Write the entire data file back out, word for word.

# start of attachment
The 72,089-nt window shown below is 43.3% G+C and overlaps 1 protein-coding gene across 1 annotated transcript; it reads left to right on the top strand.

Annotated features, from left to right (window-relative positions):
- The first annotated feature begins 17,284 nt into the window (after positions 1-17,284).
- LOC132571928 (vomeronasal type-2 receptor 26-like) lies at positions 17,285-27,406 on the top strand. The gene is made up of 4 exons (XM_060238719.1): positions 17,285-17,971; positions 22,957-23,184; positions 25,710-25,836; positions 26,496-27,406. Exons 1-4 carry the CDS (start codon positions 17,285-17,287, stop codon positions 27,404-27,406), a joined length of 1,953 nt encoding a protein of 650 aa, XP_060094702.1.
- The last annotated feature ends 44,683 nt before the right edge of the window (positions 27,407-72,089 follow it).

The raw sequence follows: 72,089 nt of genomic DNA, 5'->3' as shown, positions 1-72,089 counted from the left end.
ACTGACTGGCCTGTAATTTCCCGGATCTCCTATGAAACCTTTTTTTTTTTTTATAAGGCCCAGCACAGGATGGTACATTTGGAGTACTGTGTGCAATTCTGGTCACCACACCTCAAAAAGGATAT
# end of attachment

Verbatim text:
The 72,089-nt window shown below is 43.3% G+C and overlaps 1 protein-coding gene across 1 annotated transcript; it reads left to right on the top strand.

Annotated features, from left to right (window-relative positions):
- The first annotated feature begins 17,284 nt into the window (after positions 1-17,284).
- LOC132571928 (vomeronasal type-2 receptor 26-like) lies at positions 17,285-27,406 on the top strand. The gene is made up of 4 exons (XM_060238719.1): positions 17,285-17,971; positions 22,957-23,184; positions 25,710-25,836; positions 26,496-27,406. Exons 1-4 carry the CDS (start codon positions 17,285-17,287, stop codon positions 27,404-27,406), a joined length of 1,953 nt encoding a protein of 650 aa, XP_060094702.1.
- The last annotated feature ends 44,683 nt before the right edge of the window (positions 27,407-72,089 follow it).

The raw sequence follows: 72,089 nt of genomic DNA, 5'->3' as shown, positions 1-72,089 counted from the left end.
ACTGACTGGCCTGTAATTTCCCGGATCTCCTATGAAACCTTTTTTTTTTTTTATAAGGCCCAGCACAGGATGGTACATTTGGAGTACTGTGTGCAATTCTGGTCACCACACCTCAAAAAGGATAT